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Silent portraits

For me, creating portraits is less about creating images and more about searching for the essence of the person(s), With which I photograph. Almost everyone is somehow looking for this being themselves, consciously or unconsciously, sometimes more, sometimes less. For most people it even means a little happiness when they find character traits or traces and thus opportunities for identification - in books, films, role models, life stories, fairy tales, songs and of course in conversations.

And I believe that today only a very few find such contributions in the photographs on which they are, as the saying goes, "represented". I consider almost everything that is created in front of St. Stephen's Cathedral or the sunset by the sea to be "wrong" in some way, if only because it depicts the person in learned, alien poses. That's why the best photos are usually the ones when you don't even know you're being photographed at all. I call such photos "street portraits" here, even if they are rarely taken on the street, because they come closest to the photos that are usually referred to as "street photography" and which can tell so much about life and people .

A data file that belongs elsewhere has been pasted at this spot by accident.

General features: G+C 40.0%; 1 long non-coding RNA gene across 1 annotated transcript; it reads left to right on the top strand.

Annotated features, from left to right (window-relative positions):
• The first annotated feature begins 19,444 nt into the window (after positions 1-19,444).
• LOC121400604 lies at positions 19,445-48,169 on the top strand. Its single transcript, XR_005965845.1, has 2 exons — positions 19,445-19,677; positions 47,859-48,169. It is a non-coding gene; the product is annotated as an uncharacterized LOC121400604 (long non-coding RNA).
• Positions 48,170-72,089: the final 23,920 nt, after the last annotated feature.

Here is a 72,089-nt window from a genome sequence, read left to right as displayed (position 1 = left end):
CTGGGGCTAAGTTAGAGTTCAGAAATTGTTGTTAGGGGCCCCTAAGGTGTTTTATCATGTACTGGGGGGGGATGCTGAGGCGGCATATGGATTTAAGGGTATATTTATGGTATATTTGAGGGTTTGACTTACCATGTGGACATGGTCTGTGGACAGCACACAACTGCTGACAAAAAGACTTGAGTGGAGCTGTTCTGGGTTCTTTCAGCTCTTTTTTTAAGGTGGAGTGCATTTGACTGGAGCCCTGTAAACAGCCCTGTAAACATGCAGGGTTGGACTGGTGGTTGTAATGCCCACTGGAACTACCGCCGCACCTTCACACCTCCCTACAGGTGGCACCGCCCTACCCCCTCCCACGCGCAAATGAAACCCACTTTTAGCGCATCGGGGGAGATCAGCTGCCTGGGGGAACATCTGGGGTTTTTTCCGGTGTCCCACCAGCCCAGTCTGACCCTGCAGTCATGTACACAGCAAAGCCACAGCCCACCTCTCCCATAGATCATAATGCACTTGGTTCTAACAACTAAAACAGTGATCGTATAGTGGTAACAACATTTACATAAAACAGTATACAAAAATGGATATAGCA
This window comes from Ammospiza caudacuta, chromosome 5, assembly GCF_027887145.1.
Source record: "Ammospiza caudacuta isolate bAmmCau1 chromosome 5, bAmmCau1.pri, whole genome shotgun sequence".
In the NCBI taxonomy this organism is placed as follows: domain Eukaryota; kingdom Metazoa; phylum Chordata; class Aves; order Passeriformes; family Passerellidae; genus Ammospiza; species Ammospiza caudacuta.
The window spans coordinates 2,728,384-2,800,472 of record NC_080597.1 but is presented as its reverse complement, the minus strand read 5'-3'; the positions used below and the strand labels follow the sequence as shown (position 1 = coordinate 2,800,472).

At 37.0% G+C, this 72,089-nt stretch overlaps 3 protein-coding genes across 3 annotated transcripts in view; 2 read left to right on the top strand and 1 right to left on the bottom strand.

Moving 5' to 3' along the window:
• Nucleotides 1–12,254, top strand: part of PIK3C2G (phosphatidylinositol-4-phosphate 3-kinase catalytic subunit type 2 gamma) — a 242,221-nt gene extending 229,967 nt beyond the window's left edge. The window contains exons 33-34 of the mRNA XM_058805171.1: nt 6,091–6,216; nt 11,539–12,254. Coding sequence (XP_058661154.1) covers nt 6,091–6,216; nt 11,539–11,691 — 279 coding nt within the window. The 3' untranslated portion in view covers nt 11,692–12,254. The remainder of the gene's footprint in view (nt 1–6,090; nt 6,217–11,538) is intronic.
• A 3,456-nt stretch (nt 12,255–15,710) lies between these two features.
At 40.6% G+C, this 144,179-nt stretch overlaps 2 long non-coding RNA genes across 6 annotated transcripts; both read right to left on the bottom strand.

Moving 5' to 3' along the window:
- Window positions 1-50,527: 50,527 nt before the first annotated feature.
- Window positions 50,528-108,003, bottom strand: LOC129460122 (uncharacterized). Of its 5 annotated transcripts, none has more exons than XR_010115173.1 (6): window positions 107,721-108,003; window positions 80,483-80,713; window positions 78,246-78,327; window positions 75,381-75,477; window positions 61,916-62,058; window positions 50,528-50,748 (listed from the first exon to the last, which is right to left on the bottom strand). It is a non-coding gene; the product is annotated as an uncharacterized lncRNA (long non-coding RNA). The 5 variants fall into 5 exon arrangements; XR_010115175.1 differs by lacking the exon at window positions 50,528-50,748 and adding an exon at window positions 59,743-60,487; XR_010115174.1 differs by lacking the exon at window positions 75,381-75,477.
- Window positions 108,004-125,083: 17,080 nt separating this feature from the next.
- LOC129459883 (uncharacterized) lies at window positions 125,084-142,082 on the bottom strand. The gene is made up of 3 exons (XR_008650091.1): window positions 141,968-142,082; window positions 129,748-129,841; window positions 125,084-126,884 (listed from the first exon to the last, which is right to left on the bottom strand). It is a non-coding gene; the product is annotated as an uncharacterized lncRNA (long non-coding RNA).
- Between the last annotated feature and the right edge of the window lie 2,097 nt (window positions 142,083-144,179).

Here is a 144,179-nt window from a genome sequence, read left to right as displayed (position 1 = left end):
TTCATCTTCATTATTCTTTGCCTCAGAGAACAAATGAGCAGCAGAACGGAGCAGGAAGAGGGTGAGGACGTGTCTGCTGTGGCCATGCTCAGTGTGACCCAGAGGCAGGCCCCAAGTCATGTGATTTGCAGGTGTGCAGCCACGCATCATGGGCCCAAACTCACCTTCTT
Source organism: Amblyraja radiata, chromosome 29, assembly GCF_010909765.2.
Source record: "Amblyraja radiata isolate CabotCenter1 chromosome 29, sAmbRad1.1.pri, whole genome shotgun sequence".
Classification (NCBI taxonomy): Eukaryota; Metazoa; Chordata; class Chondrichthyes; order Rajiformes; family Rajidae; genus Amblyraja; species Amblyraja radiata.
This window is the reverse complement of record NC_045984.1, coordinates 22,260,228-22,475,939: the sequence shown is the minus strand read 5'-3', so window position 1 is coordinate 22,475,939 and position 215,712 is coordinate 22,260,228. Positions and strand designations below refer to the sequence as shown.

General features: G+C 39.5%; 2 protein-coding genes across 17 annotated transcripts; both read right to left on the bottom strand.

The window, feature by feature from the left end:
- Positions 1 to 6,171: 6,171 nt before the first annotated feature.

Does the studio photography - the epitome of the "posed", the unnatural photos - make sense? I say yes (otherwise I wouldn't be working as a photographer). It is the setting where you can consciously and together search for this being. That happens when you get to know each other, when you take a picture, but it also happens when you choose the resulting pictures. And then when you have the pictures for yourself, look at them and talk to people about them.

It's a bit like dancing together, even if you bring in the "technical side" as a photographer, active portraiture is ultimately about a human encounter, a willingness to show yourself to someone. 

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studio portraits
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home portraits
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family portraits
street portraits
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